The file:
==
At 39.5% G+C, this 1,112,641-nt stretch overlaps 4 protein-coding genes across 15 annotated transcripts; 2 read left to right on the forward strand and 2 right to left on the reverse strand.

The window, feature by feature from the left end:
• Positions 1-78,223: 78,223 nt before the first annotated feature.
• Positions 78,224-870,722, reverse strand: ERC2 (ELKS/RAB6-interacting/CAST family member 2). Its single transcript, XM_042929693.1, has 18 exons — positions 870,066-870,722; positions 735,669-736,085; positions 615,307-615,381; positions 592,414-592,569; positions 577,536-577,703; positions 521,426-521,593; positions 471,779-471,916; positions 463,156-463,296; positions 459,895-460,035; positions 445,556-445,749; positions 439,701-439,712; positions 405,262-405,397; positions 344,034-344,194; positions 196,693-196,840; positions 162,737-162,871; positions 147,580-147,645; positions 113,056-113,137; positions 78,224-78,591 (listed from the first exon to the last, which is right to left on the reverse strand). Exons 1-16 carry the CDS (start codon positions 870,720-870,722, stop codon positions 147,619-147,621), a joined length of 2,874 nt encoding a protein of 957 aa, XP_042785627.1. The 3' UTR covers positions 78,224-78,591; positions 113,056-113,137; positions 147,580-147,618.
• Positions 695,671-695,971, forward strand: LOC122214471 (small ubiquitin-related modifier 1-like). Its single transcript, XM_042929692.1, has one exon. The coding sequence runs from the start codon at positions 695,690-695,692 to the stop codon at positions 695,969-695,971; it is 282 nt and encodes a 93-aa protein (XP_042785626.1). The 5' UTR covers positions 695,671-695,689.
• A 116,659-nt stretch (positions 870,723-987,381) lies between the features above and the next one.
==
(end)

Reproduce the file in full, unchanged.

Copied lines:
At 39.5% G+C, this 1,112,641-nt stretch overlaps 4 protein-coding genes across 15 annotated transcripts; 2 read left to right on the forward strand and 2 right to left on the reverse strand.

The window, feature by feature from the left end:
• Positions 1-78,223: 78,223 nt before the first annotated feature.
• Positions 78,224-870,722, reverse strand: ERC2 (ELKS/RAB6-interacting/CAST family member 2). Its single transcript, XM_042929693.1, has 18 exons — positions 870,066-870,722; positions 735,669-736,085; positions 615,307-615,381; positions 592,414-592,569; positions 577,536-577,703; positions 521,426-521,593; positions 471,779-471,916; positions 463,156-463,296; positions 459,895-460,035; positions 445,556-445,749; positions 439,701-439,712; positions 405,262-405,397; positions 344,034-344,194; positions 196,693-196,840; positions 162,737-162,871; positions 147,580-147,645; positions 113,056-113,137; positions 78,224-78,591 (listed from the first exon to the last, which is right to left on the reverse strand). Exons 1-16 carry the CDS (start codon positions 870,720-870,722, stop codon positions 147,619-147,621), a joined length of 2,874 nt encoding a protein of 957 aa, XP_042785627.1. The 3' UTR covers positions 78,224-78,591; positions 113,056-113,137; positions 147,580-147,618.
• Positions 695,671-695,971, forward strand: LOC122214471 (small ubiquitin-related modifier 1-like). Its single transcript, XM_042929692.1, has one exon. The coding sequence runs from the start codon at positions 695,690-695,692 to the stop codon at positions 695,969-695,971; it is 282 nt and encodes a 93-aa protein (XP_042785626.1). The 5' UTR covers positions 695,671-695,689.
• A 116,659-nt stretch (positions 870,723-987,381) lies between the features above and the next one.